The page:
Countering China Supply Chains, US Bill Seeks to Boost Domestic Production of Electronic Chips

By Frank Fang
Frank Fang
Frank Fang
Frank Fang is a Taiwan-based journalist. He covers U.S., China, and Taiwan news. He holds a master's degree in materials science from Tsinghua University in Taiwan.
June 11, 2020Updated: June 11, 2020

Both houses of Congress have tabled new legislation to boost domestic production and development of semiconductors, which are chips that power everything from smartphones, computers to missiles systems.

The move comes as the U.S. administration seeks to reduce its reliance on foreign supply chains, especially those in China.

“Ensuring our leadership in the future design, manufacturing, and assembly of cutting edge semiconductors will be vital to United States national security and economic competitiveness,” said Rep. Michael McCaul (R-Texas), in a press release.

“As the Chinese Communist Party (CCP) aims to dominate the entire semiconductor supply chain, it is critical that we supercharge our industry here at home,” he said.

The bill would require that the secretary of commerce create a $10 billion federal program to match incentives offered by state and local governments to companies for constructing semiconductor manufacturing plants in the United States.

Companies would also be entitled to tax benefits in the form of refundable investment tax credits (ITC) for expenses related to purchasing semiconductor equipment or building manufacturing facilities. The ITC rate would be 40 percent through 2024, 30 percent in 2025, and 20 percent in 2026.

Additionally, the bill would set aside $12 billion in research and development funds for various federal agencies. For example, the National Science Foundation (NSF) would receive $3 billion to implement basic research programs.

A $750-million trust fund over ten years would also be established for activities such as aligning U.S. policy on developing microelectronics with those of foreign government partners.

Named the Creating Helpful Incentives to Produce Semiconductors (CHIPS) for America Act, it was introduced by John Cornyn (R-Texas) and Mark Warner (D-Va.) in the Senate on June 10. According to the press release, McCaul and Rep. Doris Matsui (D-Calif.) will introduce the House version on June 11.

If passed, the U.S. president would be required to establish a subcommittee on semiconductor leadership through the National Science and Technology Council, to ensure U.S. leadership in semiconductor technology and innovation.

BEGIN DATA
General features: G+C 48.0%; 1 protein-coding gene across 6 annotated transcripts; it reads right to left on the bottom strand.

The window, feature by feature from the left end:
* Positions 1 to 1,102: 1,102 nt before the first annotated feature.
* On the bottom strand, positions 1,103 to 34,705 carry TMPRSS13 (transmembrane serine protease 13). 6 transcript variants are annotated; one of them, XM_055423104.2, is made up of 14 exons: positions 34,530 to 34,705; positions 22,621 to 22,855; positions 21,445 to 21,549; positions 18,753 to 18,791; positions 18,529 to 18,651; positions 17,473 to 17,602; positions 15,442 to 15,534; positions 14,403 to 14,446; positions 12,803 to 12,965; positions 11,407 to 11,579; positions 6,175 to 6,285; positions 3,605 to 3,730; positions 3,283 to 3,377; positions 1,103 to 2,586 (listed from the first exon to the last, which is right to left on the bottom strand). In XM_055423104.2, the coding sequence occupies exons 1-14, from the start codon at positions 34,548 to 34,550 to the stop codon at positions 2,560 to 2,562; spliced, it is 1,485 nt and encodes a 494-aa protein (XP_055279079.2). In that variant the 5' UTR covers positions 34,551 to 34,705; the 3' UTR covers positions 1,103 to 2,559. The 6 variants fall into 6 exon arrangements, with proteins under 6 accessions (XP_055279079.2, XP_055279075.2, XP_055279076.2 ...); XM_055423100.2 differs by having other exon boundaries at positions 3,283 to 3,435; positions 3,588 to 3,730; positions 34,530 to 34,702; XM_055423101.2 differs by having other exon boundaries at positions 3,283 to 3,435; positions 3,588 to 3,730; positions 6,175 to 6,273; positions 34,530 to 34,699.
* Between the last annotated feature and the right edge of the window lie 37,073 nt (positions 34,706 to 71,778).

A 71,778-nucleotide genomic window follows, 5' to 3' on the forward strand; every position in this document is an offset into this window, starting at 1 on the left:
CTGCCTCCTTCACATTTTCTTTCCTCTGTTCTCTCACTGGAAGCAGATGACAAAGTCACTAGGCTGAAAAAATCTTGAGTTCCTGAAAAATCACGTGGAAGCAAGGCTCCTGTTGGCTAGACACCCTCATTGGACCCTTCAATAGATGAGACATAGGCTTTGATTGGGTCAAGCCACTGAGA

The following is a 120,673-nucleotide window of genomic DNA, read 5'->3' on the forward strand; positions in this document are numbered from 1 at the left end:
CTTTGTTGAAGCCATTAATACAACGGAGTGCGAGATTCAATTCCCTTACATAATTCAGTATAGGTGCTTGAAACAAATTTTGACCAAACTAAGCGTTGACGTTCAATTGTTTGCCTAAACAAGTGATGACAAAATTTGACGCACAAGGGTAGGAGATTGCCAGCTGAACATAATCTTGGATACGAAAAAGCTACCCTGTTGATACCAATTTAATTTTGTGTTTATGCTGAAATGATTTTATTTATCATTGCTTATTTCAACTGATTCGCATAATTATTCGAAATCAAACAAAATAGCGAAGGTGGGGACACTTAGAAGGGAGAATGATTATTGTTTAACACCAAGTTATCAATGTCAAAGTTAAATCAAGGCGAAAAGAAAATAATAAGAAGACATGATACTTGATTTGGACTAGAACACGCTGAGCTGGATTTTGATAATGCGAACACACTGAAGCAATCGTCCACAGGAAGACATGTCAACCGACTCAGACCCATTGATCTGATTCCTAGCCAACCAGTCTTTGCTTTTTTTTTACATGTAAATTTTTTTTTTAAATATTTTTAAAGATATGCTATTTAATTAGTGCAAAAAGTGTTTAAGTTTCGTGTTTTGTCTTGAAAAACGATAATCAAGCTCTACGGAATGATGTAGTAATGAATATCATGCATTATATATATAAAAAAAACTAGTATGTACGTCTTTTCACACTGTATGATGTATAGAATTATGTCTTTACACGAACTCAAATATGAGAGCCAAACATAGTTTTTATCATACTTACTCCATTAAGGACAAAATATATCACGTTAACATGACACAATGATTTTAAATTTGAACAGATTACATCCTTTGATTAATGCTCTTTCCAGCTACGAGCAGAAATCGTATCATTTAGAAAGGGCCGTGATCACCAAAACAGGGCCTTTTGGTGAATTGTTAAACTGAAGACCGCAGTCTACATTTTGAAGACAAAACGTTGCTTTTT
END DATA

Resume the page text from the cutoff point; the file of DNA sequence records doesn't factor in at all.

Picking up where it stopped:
“This legislation would help stimulate advanced semiconductor manufacturing capabilities domestically, secure the supply chain, and ensure U.S. maintains our lead in design while creating jobs, lowering our reliance on other countries for advanced chip fabrication, and strengthening national security,” Cornyn said in the press release.

U.S. trade body Semiconductor Industry Association (SIA) welcomed the new bill in a statement on June 10.

“The U.S today accounts for only 12 percent of global semiconductor manufacturing capacity,” said Keith Jackson, SIA chairman and president and chief executive officer of U.S. firm ON Semiconductor.

Jackson added that the bill would allow the United States to “remain the world leader in chip technology, which is strategically important to our economy and national security.”

According to SIA, U.S.-based semiconductor firms, which primarily do research and development, design, and process technology, have the largest global market share, with 47 percent in 2019. South Korea comes in second at 19 percent, followed by Japan and the European Union at 10 percent each, Taiwan 6 percent, and China 5 percent.

But in terms of manufacturing, there are three companies in the world capable of producing the fastest and most advanced chips: U.S. firm Intel, South Korean tech giant Samsung, and Taiwan-based TSMC, the world’s biggest contract chipmaker.

Intel has six chip plants: three in the United States, one in Ireland, another in Israel, and one in Dalian city, China.

In May, TSMC announced a plan to build a $12 billion manufacturing plant in Arizona.

Although China lags behind in semiconductor manufacturing capabilities—with China’s chipmakers at least two generations behind TSMC—some parts of the supply chain are based in China. For example, TSMC and Samsung both have chipmaking factories in China.

China, which is heavily reliant on foreign imports for semiconductors, had set a target for domestically producing 70 percent of its semiconductor needs by 2025, under its ambitious industrial policy “Made in China 2025.”

But China is unlikely to fulfill those ambitions. According to estimates in a May report by Arizona-based semiconductor market research company IC Insights, China’s domestic semiconductor production would only reach 20.7 percent in 2024—about one-third of its 70 percent target. China’s domestic production stood at 15.7 percent in 2019.

IC Insights pointed out that China-based companies only produced $7.6 billion (38.7 percent of production) worth of semiconductors, while the remaining $11.9 billion (61.3 percent) of chips were produced by foreign companies such as TSMC, Samsung, Intel, and Korean chipmaker SK Hynix that have factories in China.

“IC Insights forecasts that at least 50% of IC [integrated circuit] production in China in 2024 will come from foreign companies such as SK Hynix, Samsung, Intel, TSMC, UMC, and Powerchip with fabs in China,” the report stated. UMC and Powerchip are both Taiwan-based semiconductor companies.